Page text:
Sony's 24.5-inch autostereo AM OLED was a show-stopper.

JVC's got some skin in the 3D game with this 65-inch passive 3D LED LCD TV.

Sharp, who last year missed the boat on 3D – and whose U.S. market share in TV sales continues to drop precipitously – rolled out the 3D bandwagon this year, with a full line of Quattron 3D TVs out for inspection, including a new 70-inch model. Hidden away in another part of their booth were demos of 3.8” and 10.6” autostereo LCD displays for handheld devices.

JVC, who has been concentrating more on projection products lately, unveiled their first consumer passive 3D TV. It’s a 65-inch, edge-lit LED model with embedded micropolarizers that work with RealD theater glasses. Back in the Central hall, Hisense, Konka, and TCL all showed Chinese-made 3D sets with active shutter glass technology, while VIZIO threw its hat in with the passive 3D crowd, unveiling several models that use embedded polarizing filters and passive eyewear.

Hmmm…maybe there IS something to this 3D format war, after all…

NETWORKED TVS

It was hard to find a TV at CES that didn’t sport some sort of Internet connection. Panasonic (VieraCast), VIZIO (VIZIO Internet Apps), Sony (Google TV), LG (Smart TV), and Samsung (Samsung Apps) all had full plates of NeTVs out for inspection, along with numerous connected Blu-ray players. By the way, the ‘connected’ part of Blu-ray players is the big reason they are finally selling so well, as consumers apparently can’t get enough of YouTube and Netflix streaming.

There were also plenty of demos of smart phone control of TVs, using WiFi to stream back a lower-resolution version of the content being displayed on-screen. I’m not really sure why anyone would need that functionality, especially if they are already sitting in front of the TV watching whatever program or movie is playing out. Maybe it’s just in case you need to run to the bathroom?

Don't have Internet connectivity on your plasma or LCD TV? LG's got the fix.

You want a TV remote? I'll show you a TV remote!

LG went everyone better with their ST600 Smart TV adapter. Remember ATSC set-top boxes from the DTV transition? Well, the ST600 is an Internet TV adapter that works with any set through its HDMI port.  It costs about $150, and gives you a Web browser, plus one-button access to popular Internet TV sites like Netflix, CinemaNow, VUDU, Hulu Plus, YouTube, MLB TV, Pandora, and others.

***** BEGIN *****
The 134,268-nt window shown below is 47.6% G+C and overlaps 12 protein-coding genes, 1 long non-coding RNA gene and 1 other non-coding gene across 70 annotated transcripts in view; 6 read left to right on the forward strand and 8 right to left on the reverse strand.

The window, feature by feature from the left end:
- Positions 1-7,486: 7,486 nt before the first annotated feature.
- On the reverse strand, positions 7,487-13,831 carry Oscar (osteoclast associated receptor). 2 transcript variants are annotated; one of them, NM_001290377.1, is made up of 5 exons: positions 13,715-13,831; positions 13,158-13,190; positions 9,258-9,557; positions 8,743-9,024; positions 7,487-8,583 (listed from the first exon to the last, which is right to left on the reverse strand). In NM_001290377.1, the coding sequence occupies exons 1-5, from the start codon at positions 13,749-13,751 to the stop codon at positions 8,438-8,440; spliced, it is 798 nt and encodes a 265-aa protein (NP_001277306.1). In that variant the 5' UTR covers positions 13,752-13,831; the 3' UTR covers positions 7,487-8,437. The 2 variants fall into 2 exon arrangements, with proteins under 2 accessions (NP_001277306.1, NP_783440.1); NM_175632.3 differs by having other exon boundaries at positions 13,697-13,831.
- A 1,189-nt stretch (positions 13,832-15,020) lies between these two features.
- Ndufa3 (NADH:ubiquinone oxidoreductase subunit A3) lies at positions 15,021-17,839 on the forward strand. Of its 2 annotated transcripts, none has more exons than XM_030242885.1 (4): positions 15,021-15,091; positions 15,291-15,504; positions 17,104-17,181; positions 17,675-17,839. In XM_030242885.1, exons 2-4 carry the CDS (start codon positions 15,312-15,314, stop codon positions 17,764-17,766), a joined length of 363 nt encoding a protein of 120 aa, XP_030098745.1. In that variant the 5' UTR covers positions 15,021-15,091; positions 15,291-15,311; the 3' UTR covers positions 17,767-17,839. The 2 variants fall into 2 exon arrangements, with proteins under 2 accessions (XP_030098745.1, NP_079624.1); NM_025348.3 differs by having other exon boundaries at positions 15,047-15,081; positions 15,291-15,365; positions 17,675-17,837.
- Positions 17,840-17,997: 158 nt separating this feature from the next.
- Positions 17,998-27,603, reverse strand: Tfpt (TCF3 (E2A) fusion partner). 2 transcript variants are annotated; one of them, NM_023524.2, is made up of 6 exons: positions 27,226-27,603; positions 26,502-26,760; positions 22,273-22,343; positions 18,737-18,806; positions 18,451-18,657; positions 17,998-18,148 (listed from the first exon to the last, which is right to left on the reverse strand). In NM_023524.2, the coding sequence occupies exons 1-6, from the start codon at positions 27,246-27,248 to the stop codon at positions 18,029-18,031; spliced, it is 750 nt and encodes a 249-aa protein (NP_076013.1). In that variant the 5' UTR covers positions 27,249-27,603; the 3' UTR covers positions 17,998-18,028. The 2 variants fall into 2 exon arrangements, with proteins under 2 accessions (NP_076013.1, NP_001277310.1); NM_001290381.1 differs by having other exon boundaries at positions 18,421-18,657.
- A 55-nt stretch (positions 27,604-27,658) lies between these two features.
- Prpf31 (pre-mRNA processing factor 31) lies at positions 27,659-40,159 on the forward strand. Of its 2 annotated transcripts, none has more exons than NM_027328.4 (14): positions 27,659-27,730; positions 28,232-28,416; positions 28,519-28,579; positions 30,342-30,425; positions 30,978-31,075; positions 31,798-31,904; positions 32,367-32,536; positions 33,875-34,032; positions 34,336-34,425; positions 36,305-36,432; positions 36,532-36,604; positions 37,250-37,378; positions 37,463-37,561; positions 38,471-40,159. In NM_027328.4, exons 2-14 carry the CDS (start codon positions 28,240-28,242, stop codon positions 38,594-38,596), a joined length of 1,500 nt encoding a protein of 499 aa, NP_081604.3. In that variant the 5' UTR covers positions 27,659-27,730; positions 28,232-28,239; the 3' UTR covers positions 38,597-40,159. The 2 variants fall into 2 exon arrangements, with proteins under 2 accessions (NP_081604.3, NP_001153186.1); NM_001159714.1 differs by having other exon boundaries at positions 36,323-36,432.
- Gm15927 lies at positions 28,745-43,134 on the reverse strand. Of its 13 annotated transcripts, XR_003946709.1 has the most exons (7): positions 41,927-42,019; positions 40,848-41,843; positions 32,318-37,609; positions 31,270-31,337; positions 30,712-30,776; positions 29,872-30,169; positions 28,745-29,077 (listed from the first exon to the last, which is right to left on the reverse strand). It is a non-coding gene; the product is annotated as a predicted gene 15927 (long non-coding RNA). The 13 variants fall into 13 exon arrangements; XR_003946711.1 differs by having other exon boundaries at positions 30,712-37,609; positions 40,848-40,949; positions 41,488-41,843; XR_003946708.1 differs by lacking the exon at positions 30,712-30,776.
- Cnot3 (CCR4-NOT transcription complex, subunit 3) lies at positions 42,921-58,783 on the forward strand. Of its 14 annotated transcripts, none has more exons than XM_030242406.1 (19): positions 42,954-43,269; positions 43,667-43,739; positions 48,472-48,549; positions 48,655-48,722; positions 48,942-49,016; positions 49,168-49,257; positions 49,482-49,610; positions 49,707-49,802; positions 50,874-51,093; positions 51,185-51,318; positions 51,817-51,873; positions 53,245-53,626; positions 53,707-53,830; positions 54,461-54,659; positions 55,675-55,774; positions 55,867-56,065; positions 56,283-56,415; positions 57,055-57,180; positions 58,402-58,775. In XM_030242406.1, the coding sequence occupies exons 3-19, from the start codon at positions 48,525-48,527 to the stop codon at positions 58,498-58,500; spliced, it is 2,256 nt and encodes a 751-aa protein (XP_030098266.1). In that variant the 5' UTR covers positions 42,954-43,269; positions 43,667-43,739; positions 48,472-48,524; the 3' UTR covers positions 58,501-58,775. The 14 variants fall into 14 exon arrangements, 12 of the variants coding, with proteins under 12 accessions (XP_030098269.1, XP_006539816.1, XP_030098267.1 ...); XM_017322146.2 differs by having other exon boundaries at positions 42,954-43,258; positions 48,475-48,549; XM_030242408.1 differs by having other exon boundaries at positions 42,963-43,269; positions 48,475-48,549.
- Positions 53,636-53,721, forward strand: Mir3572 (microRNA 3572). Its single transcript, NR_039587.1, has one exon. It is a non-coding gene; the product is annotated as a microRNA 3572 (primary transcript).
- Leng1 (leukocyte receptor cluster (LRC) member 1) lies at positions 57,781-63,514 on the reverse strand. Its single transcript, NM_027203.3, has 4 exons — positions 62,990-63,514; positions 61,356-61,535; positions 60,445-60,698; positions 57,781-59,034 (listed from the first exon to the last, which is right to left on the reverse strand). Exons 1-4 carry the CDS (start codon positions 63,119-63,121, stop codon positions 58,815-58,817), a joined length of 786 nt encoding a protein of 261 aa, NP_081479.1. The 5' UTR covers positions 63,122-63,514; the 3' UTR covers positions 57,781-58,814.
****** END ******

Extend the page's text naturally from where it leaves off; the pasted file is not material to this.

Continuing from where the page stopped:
Sony prominently featured their Sony Smart TV product line, based on Google TV. This product has really stumbled out of the gate, probably because of the incredibly complex keyboard remote control (remember Web TV, anyone?) and the fact that a majority of Web video surfing can be accessed with directed one-button Hulu Plus, Netflix, and YouTube apps. Maybe we’ll see a simplified version of the product from Sony in 2011.

Panasonic rolled out its own tablet computer, as previously mentioned. The Viera Tablet is part of a “cloud” focused content delivery strategy (there it is, again!) that will let consumers access on-demand and VIERA Connect content. The tablet will actually be available in several different sizes, ranging from 4” to 10,” and also functions as a TV remote control.

Sharp also featured connected Blu-ray players, with directed apps for VUDU taking center stage. Three new models use wireless connections to access Netflix, VUDU, Pandora and YouTube content via streaming connections. They also took the wraps off a 70-inch Quattron LCD TV with built-in WiFi and a support for CinemaNow, Netflix, VUDU, and DLNA video streaming.

Sharp's got a new 70-inch LCD glass cut, and wireless Internet connectivity to go with it.

Samsung didn’t have quite as many sexy NeTV announcements, but they did have the largest LCD TV at the show (75 inches) and prominently featured their Smart Hub technology. You can access the usual suspects through wired and wireless Ethernet connections, along with Blockbuster, MLB.TV, AccuWeather, Facebook, Hulu Plus, and History Channel content, among others.

PROJECTION TRENDS

There wasn’t a lot of projector news from CES. Texas Instruments used the event to launch a new line of DLP Pico HD chipsets. These are tiny WXGA-resolution (1280×800 pixels) digital micromirror devices (DMDs) that are used in picoprojectors and pocket projectors, and there were plenty on display in the TI suite. They had picos running in GE digital cameras, Sharp smart phones, and even a prototype tablet computer.

Sony even showed a DLP-based picoprojector in a new digital camera at Digital Experience, an interesting development considering that both companies parted ways back in 1996 after Sony built its first and only SVGA DLP high-brightness projector.

Yes, Pico DLP chips really are that small.

Even digital cameras are equipped with picoprojectors nowadays.

Other picoprojectors were shown from LG, ViewSonic, Acer, and Optoma. The Optoma iPod docking station with built-in picoprojector was a clever product, as was the GE digital camera. But most of these projectors cast small, dim images, and you have to wonder how the explosion of tablet computers will affect this market, considering that both picos and tablets would be used for very small group presentations.